The article is from the CDC's Morbidity and Mortality Weekly Report, for the week of July 9, 2010.
The report found that the decline seen recently in the percentage of teenagers that smoke tobacco products, mostly cigarettes, has now leveled off or slowed down. (It is sad that the percentage is slowing down, but at least it is still declining.)
Terry Pechacek, author of the CDC report, stated that the CDC hoped that use of cigarettes by U.S. teens would be about 16% by 2010. However, he said, "'¦ we are not going to be able to reach our 2010 objective.' [WebMD: 'Decline in Teen Smoking Rate Levels Off']
Pechacek added, ''¦ thousands of youths are developing an addiction from which one in three are going to die prematurely."
The CDC report found the leveling off or the slowing down of high school student smoking has leveled off throughout all ethnic and racial groups, and for both males and females.
Page two concludes with some of the major findings of the CDC study.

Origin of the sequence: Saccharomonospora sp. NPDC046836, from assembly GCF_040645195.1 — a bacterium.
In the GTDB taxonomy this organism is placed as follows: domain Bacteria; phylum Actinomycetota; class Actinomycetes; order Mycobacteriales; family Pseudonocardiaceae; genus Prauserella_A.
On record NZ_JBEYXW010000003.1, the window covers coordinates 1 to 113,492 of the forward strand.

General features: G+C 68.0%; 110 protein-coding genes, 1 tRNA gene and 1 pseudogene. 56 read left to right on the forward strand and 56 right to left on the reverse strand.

'¢ The percentage of students who reported current cigarette use increased from 27.5% in 1991 to 36.4% in 1997, declined sharply to 21.9% in 2003, after which the decline slowed to 19.5% in 2009.
'¢ The percentage of students who ever smoked cigarettes did not change from 1991 to 1999, declined from 70.4% in 1999 to 58.4% in 2003, then declined more gradually to 46.3% in 2009.
'¢ The percentage of students who reported current frequent cigarette use increased from 12.7% in 1991 to 16.8% in 1999, declined to 9.7% in 2003, and then slowed to 7.3% in 2009.
Please read the before-mentioned CDC article and the WebMD article for further information on teenager smoking habits.